Massive Skin Necrosis In Rocky Mountain Spotted Fever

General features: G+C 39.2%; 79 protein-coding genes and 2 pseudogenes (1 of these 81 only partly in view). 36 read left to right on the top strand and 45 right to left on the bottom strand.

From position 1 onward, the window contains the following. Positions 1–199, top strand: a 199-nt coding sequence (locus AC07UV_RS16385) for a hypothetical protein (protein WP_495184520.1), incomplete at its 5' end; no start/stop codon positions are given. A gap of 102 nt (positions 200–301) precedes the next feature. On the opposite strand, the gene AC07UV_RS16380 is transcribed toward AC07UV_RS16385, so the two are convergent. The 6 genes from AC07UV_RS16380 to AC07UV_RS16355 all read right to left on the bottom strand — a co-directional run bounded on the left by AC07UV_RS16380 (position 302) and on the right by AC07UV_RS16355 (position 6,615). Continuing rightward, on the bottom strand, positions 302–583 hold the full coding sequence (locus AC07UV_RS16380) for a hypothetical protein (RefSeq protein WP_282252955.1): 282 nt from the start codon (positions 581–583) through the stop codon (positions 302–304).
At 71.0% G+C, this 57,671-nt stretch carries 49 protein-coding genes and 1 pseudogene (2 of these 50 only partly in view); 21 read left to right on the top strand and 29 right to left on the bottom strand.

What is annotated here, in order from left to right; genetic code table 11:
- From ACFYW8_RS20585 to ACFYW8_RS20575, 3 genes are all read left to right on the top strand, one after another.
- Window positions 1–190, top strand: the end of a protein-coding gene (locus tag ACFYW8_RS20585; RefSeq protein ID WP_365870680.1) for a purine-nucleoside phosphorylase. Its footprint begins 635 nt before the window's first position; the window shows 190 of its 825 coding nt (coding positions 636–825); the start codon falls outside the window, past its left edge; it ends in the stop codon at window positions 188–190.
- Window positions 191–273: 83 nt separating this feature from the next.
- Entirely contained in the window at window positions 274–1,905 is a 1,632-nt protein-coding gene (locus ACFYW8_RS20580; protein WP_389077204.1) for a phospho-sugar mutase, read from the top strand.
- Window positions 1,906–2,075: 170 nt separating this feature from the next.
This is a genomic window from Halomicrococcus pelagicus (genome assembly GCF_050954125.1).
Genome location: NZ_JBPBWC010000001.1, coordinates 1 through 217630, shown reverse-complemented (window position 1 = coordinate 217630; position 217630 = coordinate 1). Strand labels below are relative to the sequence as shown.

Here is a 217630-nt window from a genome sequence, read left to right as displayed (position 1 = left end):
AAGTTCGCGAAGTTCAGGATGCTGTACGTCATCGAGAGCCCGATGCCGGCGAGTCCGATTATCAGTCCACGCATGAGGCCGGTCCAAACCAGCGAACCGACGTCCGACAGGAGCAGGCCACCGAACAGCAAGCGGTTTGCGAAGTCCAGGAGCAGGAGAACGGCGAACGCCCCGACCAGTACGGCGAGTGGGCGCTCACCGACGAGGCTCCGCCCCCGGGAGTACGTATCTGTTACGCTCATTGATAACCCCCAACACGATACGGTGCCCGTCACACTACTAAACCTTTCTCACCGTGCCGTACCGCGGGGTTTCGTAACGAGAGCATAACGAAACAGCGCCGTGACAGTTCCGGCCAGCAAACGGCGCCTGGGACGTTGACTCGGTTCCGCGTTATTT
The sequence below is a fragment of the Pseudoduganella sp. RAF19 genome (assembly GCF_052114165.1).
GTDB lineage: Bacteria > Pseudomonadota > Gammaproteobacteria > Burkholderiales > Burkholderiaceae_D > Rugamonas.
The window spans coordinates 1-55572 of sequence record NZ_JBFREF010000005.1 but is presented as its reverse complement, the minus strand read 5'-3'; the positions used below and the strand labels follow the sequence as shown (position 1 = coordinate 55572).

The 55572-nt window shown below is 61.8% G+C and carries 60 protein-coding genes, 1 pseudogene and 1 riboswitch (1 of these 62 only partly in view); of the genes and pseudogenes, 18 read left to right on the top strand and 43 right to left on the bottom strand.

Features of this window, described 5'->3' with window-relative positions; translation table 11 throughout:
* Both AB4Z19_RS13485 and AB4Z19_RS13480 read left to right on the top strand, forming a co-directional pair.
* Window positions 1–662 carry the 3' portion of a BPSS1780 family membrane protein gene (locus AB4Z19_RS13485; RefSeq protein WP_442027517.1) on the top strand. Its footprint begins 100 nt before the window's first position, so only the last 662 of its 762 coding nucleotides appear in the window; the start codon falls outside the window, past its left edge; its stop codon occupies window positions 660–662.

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The occurrence of massive skin necrosis of approximately 50% of the body surface area in an 8-year-old girl with Rocky Mountain spotted fever is reported. Although the surgeon will not often be confronted with the management of Rocky Mountain spotted fever or its complications, certain therapeutic corollaries can be outlined, based upon the observed similarity between this particular complication of severe skin loss and the syndrome of purpura fulminans: (1) heparinization for the consumptive coagulopathy and disseminated intravascular clotting; (2) correction of hypovolemia and hypoproteinemia; (3) decompression by escharotomy and/or fasciotomy if indicated; (4) topical chemotherapeutic coverage of necrotic skin; (5) full-thickness eschar excision combined with biologic dressings directed toward autograft wound closure; and (6) appropriate extremity splinting and physiotherapy.

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